Sikorsky is set to complete first flight this summer of the VH-92, the Marine One configuration of its commercial, heavy-lift S-92 helicopter.
Two developmental model aircraft, EDM 1 and 2, are making their way into the VH-92 configuration today at Sikorsky’s facility in Stratford, Connecticut, says US Marine Corps Col Robert Pridgen, presidential helicopter programme manager for Naval Air Systems Command (NAVAIR).
“Later this summer, [we’ll] break the deck in a VH configuration and hit that first flight on time,” he told reporters 4 April at the annual Sea Air Space conference outside Washington.
The programme is on schedule and should receive approval for production in 2019, he adds. Sikorsky and the Marines have also jumped ahead of schedule by removing some capabilities from the aircraft, such as the ability to dump fuel from aircraft.
After ballooning costs and expanded capabilities threw the Marine One replacement programme off the rails almost a decade ago, the Marines have taken a more spartan approach to the helicopter recapitalisation. Since the USMC signed the contract with Sikorsky three years ago, design on the aircraft has remained stable, Pridgen says. The USMC has been able to fend off exquisite capabilities by creating a more structured programme, he says.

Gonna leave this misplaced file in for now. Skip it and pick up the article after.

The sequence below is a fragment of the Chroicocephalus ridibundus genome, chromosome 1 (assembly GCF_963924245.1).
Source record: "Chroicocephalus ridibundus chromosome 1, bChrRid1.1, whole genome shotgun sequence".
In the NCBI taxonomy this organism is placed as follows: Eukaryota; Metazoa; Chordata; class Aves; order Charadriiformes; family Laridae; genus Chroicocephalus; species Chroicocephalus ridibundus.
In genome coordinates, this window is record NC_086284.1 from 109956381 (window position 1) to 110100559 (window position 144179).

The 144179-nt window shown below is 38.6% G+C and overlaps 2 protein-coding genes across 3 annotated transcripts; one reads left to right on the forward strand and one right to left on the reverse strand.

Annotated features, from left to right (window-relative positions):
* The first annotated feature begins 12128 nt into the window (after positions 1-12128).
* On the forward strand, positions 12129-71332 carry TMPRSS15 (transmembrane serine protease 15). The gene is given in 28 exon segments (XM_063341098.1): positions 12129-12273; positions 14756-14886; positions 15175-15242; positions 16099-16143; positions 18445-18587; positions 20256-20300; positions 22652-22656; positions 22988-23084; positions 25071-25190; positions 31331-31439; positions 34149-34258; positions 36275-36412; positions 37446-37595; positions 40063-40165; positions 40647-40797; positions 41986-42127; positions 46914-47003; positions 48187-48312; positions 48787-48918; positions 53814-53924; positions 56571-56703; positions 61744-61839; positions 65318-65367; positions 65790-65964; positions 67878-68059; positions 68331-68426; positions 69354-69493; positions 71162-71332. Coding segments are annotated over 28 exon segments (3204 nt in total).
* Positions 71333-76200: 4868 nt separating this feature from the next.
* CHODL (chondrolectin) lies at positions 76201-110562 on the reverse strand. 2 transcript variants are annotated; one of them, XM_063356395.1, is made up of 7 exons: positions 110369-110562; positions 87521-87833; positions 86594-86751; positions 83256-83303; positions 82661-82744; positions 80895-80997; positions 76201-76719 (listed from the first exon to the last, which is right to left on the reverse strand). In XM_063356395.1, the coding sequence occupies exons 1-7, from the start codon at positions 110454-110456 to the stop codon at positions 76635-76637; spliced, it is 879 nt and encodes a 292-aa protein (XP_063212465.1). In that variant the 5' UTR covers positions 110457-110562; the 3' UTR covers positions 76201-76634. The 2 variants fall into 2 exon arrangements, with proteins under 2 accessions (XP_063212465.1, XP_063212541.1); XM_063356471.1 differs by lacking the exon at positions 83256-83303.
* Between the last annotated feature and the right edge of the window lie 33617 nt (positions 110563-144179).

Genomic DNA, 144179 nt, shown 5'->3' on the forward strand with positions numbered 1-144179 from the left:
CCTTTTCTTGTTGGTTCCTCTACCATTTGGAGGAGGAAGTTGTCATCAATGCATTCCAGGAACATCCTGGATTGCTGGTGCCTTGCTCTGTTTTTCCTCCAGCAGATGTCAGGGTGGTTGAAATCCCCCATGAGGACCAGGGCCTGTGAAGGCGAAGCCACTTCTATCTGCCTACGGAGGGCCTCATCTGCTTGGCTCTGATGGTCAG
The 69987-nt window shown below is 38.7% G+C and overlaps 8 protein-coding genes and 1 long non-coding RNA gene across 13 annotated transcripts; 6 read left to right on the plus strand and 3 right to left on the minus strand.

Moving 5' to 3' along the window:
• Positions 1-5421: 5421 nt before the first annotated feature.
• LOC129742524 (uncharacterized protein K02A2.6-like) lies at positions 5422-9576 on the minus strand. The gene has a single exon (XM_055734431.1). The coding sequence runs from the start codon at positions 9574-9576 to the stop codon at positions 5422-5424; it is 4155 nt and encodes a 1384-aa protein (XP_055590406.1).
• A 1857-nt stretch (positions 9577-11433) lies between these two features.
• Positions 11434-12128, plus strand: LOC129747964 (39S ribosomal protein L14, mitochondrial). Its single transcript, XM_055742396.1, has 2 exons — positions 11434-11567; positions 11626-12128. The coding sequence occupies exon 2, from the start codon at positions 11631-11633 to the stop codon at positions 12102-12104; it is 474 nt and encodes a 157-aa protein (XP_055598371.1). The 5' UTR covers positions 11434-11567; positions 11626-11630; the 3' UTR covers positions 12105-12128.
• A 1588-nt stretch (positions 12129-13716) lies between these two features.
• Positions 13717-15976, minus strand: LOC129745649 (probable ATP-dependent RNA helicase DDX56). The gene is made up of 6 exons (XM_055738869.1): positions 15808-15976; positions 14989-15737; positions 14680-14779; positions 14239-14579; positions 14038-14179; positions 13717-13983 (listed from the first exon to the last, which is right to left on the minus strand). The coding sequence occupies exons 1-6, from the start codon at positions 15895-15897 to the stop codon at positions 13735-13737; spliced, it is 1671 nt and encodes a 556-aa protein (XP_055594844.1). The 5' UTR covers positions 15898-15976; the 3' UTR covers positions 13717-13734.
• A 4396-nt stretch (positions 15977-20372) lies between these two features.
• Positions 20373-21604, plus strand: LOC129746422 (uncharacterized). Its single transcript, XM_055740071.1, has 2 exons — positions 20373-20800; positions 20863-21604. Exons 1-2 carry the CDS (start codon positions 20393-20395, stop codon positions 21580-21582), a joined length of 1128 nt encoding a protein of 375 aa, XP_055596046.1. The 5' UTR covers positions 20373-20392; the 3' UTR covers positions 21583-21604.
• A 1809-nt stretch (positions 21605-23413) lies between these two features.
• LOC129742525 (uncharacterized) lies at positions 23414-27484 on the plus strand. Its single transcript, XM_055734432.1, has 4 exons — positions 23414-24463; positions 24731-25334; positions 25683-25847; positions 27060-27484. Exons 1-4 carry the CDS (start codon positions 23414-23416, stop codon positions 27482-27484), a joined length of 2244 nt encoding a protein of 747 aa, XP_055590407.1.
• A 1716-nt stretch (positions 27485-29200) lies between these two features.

“One of the key things to that process is the ability to say the word,'no',” he says. “It’s very tempting because we’re just in development, to take that and integrate that in. There has to be a very compelling reason to make that change, that mitigates a lot of risk.”
While US president Donald Trump has taken aim at the price tag for the Air Force One recapitalisation, he has yet to comment on his rotary wing transportation. That’s not to say Marine One hasn’t already taken fire from its presidential passengers.
Shortly after his inauguration in 2009, then-president Barack Obama called out the rising costs of the Lockheed Martin/AgustaWestland VH-71A Kestrel, which the Marines originally selected over the S-92 in 2004. But the VH-71A programme entered a vortex of engineering changes and spiraling costs. The Pentagon ordered Lockheed to end work on the programme in 2010 and awarded a new contract to Sikorsky, which Lockheed acquired in 2015.
The USMC hasn’t heard of any concern from Trump and communicates with the White House Military Office daily, Pridgen says.
“The feedback we’ve gotten is, ‘keep doing what you’re doing, don’t be late',” he says. “It’s a good rapport and it’s a joint effort in terms of requirements.”
Capabilities are concrete at this point on the VH-92, but there’s room down the road to update technology, Pridgen says. The service plans to present a next-generation radio as one update for the helicopter, he says.